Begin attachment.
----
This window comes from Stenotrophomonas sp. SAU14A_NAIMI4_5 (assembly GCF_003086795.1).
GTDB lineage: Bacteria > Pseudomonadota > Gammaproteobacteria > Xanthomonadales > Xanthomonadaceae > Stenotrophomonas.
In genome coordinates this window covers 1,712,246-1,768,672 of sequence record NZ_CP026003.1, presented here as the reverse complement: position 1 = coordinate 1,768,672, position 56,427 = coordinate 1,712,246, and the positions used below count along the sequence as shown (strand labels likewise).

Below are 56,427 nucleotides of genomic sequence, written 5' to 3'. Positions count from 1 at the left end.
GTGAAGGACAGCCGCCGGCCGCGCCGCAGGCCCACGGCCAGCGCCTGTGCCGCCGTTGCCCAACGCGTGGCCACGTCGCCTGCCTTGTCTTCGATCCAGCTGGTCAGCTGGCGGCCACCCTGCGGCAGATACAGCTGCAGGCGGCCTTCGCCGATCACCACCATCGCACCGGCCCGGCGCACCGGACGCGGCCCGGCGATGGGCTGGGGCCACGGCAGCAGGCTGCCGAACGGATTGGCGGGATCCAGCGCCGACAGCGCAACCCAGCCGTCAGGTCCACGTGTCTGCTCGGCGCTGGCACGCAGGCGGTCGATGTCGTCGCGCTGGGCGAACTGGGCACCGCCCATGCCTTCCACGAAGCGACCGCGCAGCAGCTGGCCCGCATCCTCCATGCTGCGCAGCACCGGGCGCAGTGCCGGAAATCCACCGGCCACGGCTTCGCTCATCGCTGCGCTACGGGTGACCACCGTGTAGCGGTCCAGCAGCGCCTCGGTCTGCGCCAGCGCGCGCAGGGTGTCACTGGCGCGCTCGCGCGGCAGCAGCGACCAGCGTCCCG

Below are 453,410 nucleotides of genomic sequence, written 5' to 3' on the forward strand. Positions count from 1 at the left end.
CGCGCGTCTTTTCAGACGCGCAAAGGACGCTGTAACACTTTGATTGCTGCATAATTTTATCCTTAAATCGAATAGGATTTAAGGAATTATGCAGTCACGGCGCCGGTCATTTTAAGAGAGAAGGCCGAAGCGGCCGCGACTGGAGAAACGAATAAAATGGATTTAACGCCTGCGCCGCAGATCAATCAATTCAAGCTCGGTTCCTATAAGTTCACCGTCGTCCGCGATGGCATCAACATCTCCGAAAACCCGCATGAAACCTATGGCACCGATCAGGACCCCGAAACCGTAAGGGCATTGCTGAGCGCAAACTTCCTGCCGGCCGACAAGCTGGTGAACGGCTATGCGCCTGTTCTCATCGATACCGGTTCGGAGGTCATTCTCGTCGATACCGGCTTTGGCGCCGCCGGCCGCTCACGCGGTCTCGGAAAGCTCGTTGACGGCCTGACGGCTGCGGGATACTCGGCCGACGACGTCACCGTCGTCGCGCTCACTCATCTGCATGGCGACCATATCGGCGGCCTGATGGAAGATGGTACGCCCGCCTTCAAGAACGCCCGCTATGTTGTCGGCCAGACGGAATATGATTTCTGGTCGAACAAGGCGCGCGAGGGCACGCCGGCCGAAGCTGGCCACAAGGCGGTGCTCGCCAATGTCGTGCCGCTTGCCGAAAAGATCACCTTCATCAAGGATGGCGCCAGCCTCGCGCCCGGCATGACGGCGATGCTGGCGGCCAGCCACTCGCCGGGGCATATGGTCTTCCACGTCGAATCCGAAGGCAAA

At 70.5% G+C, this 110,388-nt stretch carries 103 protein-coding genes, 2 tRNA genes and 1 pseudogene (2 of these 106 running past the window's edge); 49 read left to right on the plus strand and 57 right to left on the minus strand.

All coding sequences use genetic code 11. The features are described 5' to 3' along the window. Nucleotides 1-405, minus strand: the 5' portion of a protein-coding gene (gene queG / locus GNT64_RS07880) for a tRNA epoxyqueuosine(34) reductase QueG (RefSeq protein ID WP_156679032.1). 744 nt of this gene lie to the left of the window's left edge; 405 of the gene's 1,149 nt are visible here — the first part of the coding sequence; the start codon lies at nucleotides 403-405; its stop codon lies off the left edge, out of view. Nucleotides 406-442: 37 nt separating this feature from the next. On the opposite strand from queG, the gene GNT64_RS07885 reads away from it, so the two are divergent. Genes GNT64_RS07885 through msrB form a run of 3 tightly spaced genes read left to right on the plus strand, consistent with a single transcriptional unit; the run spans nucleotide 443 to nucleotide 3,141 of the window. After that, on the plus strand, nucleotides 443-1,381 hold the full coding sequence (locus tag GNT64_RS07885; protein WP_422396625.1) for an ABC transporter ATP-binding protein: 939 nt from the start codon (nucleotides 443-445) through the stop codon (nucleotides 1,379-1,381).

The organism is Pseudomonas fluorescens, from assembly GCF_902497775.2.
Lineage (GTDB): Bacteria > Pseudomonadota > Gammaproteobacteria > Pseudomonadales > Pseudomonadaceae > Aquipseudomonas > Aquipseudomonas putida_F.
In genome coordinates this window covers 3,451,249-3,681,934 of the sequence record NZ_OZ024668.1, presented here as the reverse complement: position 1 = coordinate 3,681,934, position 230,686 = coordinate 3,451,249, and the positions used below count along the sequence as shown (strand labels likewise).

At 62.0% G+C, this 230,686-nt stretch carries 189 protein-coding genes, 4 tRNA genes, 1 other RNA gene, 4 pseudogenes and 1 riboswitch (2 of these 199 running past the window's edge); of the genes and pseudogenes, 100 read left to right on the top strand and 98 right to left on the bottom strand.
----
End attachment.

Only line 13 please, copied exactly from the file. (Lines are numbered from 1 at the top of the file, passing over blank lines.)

At 62.0% G+C, this 230,686-nt stretch carries 189 protein-coding genes, 4 tRNA genes, 1 other RNA gene, 4 pseudogenes and 1 riboswitch (2 of these 199 running past the window's edge); of the genes and pseudogenes, 100 read left to right on the top strand and 98 right to left on the bottom strand.